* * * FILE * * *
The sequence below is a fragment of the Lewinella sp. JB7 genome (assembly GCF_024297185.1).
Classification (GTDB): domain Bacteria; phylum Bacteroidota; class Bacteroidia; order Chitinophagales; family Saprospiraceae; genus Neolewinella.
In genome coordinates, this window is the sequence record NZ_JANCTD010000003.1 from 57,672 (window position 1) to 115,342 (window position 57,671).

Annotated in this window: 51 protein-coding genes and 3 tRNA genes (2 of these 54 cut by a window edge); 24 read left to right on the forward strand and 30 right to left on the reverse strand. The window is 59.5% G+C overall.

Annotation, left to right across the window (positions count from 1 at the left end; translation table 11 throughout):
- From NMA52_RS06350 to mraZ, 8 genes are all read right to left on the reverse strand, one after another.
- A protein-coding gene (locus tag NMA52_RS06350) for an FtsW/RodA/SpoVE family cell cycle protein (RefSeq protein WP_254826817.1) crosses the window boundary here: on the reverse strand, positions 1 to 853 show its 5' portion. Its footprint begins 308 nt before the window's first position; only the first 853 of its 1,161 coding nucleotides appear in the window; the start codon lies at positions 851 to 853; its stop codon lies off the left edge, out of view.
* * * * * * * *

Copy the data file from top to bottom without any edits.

The sequence below is a fragment of the Lewinella sp. JB7 genome (assembly GCF_024297185.1).
Classification (GTDB): domain Bacteria; phylum Bacteroidota; class Bacteroidia; order Chitinophagales; family Saprospiraceae; genus Neolewinella.
In genome coordinates, this window is the sequence record NZ_JANCTD010000003.1 from 57,672 (window position 1) to 115,342 (window position 57,671).

Annotated in this window: 51 protein-coding genes and 3 tRNA genes (2 of these 54 cut by a window edge); 24 read left to right on the forward strand and 30 right to left on the reverse strand. The window is 59.5% G+C overall.

Annotation, left to right across the window (positions count from 1 at the left end; translation table 11 throughout):
- From NMA52_RS06350 to mraZ, 8 genes are all read right to left on the reverse strand, one after another.
- A protein-coding gene (locus tag NMA52_RS06350) for an FtsW/RodA/SpoVE family cell cycle protein (RefSeq protein WP_254826817.1) crosses the window boundary here: on the reverse strand, positions 1 to 853 show its 5' portion. Its footprint begins 308 nt before the window's first position; only the first 853 of its 1,161 coding nucleotides appear in the window; the start codon lies at positions 851 to 853; its stop codon lies off the left edge, out of view.